It doesn’t really matter whether you think marijuana is less harmful than alcohol. Nor does it matter what California and seven other states think about making it freely available with a “prescription” or just for “recreation.” What matters is what federal law says — and what it says is: you’re wrong. So it’s about time this is happening:
White House press secretary Sean Spicer said Thursday that he expects to see “greater enforcement” of federal drug laws under President Trump’s Justice Department in states that have legalized recreational marijuana.
During a White House press briefing, Spicer was asked what the Trump administration’s policy would be on states that have legalized marijuana, placing them in conflict with federal law, where marijuana remains a Schedule I drug. Under President Obama, the Justice Department issued a memo in 2013 instructing U.S. Attorneys to take a mostly hands-off approach to recreational and medical marijuana in states that had legalized it.
“Well I think that’s a question for the Department of Justice,” Spicer replied. “I do believe you’ll see greater enforcement of it. Because again there’s a big difference between the medical use … that’s very different than the recreational use, which is something the Department of Justice will be further looking into.”
Potheads argue that a) marijuana isn’t addictive, the way alcohol is for some, and b) nobody is harmed by its use. To which I say: so what? High is high when you’re behind the wheel, as these states are now learning the hard way. Further, if there’s a more useless group of people than potheads after they tuck in for an evening’s recreation, I have yet to meet them; maryjane dulls the senses and renders its users stupid. Has a single great work of art been created in a haze of weed? Doubtful — but a lot of pizzas have been sold.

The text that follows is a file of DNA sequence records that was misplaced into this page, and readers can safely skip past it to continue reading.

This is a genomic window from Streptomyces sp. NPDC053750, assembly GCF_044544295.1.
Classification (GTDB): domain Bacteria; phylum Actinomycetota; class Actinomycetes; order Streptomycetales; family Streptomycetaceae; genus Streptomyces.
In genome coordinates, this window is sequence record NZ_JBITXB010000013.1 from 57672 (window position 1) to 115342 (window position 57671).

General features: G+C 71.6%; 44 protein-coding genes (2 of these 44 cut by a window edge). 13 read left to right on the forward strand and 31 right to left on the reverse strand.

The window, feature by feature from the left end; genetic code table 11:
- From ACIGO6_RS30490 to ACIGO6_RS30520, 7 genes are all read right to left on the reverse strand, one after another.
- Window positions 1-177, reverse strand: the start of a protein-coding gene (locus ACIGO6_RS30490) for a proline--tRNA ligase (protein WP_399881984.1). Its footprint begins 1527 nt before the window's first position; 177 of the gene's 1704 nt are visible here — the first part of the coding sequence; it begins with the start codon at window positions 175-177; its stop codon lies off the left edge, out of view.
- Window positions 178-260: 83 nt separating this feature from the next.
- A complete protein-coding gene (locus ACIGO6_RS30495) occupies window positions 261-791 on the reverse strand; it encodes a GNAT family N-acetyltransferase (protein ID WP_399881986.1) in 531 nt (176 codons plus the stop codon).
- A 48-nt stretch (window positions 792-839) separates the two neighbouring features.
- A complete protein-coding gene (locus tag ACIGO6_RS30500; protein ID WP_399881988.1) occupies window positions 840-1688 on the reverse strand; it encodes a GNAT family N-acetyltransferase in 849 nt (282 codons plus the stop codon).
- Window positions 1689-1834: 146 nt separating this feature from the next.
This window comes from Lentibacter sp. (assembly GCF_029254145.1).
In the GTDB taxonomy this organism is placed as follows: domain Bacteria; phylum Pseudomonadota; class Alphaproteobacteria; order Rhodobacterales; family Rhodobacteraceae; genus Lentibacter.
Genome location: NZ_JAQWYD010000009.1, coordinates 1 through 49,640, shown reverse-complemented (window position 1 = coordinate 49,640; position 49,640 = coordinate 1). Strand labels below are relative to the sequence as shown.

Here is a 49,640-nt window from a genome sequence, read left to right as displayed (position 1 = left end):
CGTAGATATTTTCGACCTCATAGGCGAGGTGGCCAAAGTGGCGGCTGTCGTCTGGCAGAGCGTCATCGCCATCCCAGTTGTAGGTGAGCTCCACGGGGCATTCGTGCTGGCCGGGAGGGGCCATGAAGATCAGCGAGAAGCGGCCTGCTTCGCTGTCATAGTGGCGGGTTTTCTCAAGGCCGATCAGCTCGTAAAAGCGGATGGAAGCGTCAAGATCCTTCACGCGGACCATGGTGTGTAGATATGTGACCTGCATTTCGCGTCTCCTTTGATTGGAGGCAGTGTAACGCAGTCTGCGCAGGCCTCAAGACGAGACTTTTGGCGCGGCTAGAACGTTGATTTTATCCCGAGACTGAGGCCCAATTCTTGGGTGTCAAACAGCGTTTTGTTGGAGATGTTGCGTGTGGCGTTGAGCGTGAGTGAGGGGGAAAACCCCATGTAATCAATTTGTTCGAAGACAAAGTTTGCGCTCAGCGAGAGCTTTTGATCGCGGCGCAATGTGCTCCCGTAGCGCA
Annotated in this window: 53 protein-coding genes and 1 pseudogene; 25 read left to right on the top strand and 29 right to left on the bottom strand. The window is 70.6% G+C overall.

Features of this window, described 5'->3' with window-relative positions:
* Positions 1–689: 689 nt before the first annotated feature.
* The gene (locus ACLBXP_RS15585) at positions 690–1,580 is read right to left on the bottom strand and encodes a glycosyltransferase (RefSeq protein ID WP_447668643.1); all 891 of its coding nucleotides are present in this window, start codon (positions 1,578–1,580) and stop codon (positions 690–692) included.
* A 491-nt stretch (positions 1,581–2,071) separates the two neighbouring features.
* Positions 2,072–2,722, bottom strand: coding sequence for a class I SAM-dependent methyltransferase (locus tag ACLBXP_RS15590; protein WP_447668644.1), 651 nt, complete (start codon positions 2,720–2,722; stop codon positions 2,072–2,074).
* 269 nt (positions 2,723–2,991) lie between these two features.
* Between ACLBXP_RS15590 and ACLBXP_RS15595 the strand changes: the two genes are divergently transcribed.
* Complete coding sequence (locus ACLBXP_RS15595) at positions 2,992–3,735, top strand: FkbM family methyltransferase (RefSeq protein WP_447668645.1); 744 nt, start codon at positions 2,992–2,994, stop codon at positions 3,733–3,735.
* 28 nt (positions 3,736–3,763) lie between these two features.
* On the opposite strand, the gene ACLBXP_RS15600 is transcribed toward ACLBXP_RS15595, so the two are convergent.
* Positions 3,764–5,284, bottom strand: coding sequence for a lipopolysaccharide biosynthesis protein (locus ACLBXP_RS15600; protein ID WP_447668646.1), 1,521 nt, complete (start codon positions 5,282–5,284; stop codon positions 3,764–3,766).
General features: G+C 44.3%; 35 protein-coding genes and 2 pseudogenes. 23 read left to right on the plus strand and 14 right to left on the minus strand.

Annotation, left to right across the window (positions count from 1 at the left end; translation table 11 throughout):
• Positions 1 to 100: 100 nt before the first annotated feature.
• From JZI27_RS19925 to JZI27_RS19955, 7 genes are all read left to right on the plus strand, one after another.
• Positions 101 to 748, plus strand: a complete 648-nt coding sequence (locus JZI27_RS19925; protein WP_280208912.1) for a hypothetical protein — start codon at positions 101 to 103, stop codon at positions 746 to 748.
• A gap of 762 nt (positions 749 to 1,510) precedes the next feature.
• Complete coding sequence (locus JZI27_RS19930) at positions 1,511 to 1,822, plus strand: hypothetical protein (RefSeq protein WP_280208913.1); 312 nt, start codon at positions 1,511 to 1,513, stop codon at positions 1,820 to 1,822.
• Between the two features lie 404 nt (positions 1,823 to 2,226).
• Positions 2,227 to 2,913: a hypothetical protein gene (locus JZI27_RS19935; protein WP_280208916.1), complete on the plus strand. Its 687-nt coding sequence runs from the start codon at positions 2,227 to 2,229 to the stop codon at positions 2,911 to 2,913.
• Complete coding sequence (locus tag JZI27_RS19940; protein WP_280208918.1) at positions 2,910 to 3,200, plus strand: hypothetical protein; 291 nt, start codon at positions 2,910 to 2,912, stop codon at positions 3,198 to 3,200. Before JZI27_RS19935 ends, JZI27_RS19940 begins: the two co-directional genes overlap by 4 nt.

Marijuana legalization advocates condemned the the comments, which appear to backtrack from Trump’s statements on the campaign trail that marijuana legalization was a state issue.
“If the administration is looking for ways to become less popular, cracking down on voter-approved marijuana laws would be a great way to do it,” Tom Angell, the chairman of Marijuana Majority, said in a statement. “On the campaign trail, President Trump clearly and repeatedly pledged that he would leave decisions on cannabis policy to the states. With a clear and growing majority of the country now supporting legalization, reneging on his promises would be a political disaster and huge distraction from the rest of the president’s agenda.”
Like illegal immigration and “sanctuary cities,” this is currently a matter for the feds, not for the states. Nor is this like Prohibition, which turned out to be such a social and moral disaster that it was quickly repealed barely more than a decade after the Noble Experiment was mandated by constitutional amendment. If the big brave libertarians who advocate for pot think the analogy to Prohibition is valid, then let them do what ordinary folks (and, later, states) did in the Roaring Twenties: ignore the law, run the risk of arrest, and let the feds enforce it rather than the local cops. But they don’t have the guts.